Paternity, custody, burial, residence—three weeks after Anna Nicole Smith's death and the scorecard still reads 0 for 4.
And there appears to be no quick resolution to the tug-of-war over the custody and burial of Smith's remains, which got further bogged down in the Florida legal system Tuesday.
Virgie Arthur, Smith's long-estranged mother, formally staked her claim with the state's 4th District Court of Appeal Tuesday, only to be met by more resistance from both Howard K. Stern and Richard Milstein.
Arthur is seeking to have the higher court overturn the pass-the-buck ruling made by Judge Larry Seidlin last Thursday, in which the probate judge granted custody of Smith's supposedly decomposing remains to five-month-old Dannielynn via Milstein, her court-appointed guardian ad litem.
Seidlin gave Milstein sole discretion of where to bury Smith's body and, for a fleeting few hours Thursday afternoon, all parties seemed to be in agreement that Smith should be buried alongside son Daniel in the Bahamas.
However, the following day, Arthur filed an emergency motion to block Smith's remains from being removed from the Broward County medical examiner's office, where they have been kept since her Feb. 8 death, pending her appeal of Seidlin's ruling.
On Monday, Seidlin refused to reconsider his decision, but the 4th District Court of Appeal was more amenable, approving Arthur's request for a stay and giving other parties until 2 p.m. Tuesday to lodge any challenges to the appeal.
Which they did, in droves.
Milstein filed an appeal asking the thee-judge panel to uphold Seidlin's ruling granting the Miami lawyer next-of-kin status on behalf of Dannielynn. Attorneys for Stern also filed an appeal, seeking to prevent Arthur from being granted custody of Smith's remains.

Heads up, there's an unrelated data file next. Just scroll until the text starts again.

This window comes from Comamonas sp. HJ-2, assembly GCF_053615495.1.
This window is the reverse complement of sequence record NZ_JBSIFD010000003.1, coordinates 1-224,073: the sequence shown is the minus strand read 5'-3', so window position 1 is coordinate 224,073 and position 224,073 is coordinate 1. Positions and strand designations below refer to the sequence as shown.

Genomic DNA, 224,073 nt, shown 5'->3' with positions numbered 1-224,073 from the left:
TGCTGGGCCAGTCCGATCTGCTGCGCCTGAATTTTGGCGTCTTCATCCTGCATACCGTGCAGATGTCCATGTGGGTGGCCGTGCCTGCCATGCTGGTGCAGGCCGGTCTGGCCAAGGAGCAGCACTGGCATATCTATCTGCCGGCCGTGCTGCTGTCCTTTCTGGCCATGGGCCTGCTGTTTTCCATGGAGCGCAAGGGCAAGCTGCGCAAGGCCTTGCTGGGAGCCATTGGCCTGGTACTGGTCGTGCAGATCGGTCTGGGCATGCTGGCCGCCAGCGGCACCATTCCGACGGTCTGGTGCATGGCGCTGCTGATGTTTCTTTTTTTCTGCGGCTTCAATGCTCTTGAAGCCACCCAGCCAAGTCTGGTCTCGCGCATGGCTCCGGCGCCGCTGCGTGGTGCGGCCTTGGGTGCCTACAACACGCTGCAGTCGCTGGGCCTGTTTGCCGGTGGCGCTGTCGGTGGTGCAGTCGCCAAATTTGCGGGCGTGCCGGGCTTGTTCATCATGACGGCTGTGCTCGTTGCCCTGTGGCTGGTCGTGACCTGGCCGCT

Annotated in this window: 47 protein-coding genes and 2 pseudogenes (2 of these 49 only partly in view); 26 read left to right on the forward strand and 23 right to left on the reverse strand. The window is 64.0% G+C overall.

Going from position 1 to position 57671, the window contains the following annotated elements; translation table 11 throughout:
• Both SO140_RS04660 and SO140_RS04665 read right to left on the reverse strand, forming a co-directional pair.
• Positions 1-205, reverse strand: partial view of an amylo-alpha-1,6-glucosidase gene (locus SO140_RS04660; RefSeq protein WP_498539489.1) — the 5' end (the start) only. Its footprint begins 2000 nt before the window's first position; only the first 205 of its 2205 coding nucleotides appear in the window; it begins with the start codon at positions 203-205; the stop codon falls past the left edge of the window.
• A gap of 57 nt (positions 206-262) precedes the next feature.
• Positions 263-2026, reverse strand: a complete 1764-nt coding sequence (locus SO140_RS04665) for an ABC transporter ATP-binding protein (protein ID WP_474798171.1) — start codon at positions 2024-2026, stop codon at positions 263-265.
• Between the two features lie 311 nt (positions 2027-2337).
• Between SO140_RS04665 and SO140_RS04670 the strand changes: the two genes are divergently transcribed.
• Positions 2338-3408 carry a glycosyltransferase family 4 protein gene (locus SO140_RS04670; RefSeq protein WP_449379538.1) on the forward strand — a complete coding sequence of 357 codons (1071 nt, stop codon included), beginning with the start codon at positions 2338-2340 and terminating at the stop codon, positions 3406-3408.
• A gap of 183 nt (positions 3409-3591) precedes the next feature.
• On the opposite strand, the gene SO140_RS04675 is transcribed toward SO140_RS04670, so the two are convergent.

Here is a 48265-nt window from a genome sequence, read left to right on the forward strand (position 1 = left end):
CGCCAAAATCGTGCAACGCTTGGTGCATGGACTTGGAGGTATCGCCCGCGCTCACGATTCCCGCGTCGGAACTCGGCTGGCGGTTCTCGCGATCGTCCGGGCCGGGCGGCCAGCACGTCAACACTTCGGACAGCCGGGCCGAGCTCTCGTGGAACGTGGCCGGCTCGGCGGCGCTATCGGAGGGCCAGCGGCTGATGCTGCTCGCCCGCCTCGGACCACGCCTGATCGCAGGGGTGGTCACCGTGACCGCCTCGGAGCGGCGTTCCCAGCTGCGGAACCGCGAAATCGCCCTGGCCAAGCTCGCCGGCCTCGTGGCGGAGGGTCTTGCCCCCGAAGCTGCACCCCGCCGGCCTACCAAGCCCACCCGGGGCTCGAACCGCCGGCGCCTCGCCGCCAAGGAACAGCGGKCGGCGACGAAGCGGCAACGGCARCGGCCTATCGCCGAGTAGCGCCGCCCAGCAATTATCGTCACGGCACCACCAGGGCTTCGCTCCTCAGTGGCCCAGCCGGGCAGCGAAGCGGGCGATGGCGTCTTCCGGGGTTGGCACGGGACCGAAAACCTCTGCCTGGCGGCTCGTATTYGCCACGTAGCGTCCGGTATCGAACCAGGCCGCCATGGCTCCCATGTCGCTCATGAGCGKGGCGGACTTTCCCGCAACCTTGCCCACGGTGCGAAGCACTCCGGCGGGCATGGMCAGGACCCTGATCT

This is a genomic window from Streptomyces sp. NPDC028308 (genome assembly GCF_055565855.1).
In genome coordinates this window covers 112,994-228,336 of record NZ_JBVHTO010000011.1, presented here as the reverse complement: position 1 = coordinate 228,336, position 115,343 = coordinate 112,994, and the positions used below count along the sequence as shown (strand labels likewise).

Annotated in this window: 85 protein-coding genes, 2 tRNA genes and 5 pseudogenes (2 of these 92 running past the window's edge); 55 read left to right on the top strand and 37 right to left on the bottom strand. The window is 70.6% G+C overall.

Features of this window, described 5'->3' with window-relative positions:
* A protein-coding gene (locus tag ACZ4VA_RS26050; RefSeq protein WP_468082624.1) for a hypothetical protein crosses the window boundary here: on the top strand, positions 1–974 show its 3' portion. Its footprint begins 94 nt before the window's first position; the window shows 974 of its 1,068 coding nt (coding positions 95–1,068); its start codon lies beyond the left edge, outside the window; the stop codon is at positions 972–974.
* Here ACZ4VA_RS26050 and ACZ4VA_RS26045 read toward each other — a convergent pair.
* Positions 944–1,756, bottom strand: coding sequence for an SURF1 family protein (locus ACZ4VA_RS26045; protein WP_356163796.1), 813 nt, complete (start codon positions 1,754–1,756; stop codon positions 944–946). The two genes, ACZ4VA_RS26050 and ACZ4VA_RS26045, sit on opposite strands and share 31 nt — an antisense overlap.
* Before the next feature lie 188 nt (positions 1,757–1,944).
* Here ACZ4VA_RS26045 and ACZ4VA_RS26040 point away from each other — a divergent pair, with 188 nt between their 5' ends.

"This case presents the tragic circumstances of Anna Nicole Smith's untimely death and the sad irony of her estranged birth mother's efforts to place her in death where she never wanted to be in life," Stern's attorneys wrote.
The appellate panel will hear arguments on Wednesday. There's no word on when the judges are expected to rule, but Stern appears confident of a victory. E! Online has learned he is already inviting guests to attend a funeral ceremony in Nassau set for Thursday.
Meanwhile, there is negligible movement in the Bahamas on who should be granted custody of five-month-old Dannielynn, currently in the care of Stern. Los Angeles photographer Larry Birkhead has claimed paternity and has filed legal claims in California, Florida and the Bahamas. Arthur also asked the Bahamian authorities to grant her custody, but she was turned down Monday.
Over the weekend, Stern showed dramatic signs of lowering his resistance to Birkhead's paternity claims, allowing him to spend one-on-one time with Dannielynn.
In an interview with Access Hollywood, which aired on the Today show Tuesday, Birkhead shared how he fed, burped and was thrown up on by Dannielynn.
Birkhead said he knew all along that Dannielynn was his daughter, and seeing her simply confirmed it.
"She's mine. That's my baby. She looks like me—she is mine," he added.
TMZ is also reporting that attorneys for the two men are hashing out a settlement that might result in Stern dropping his claim to paternity in exchange for a percentage of Smith's estate.
Should a deal be brokered, it may make moot other pending litigation.
Birkhead is currently waiting to hear back from a Florida family court judge on an emergency motion filed Friday to obtain and test DNA samples from both Smith and Dannielynn to establish paternity. Judge Lawrence Korda has yet to rule on whether he will comply with a California order to release Smith's DNA (a sample of which has already been taken). First, Korda says he must decide if he even has the jurisdiction to do so.
Meanwhile, Stern was granted something of a legal reprieve Monday in a separate legal battle over the ownership of Horizons, where Stern lived with Smith and currently resides with Dannielynn.
South Carolina real estate mogul and former Smith paramour G. Ben Thompson says he never gave the property to Smith, as she and Stern claimed, and is seeking to be declared the owner. But Stern won't be facing any eviction notice just yet—the Bahamian judge presiding in the case has scheduled another hearing for mid-March.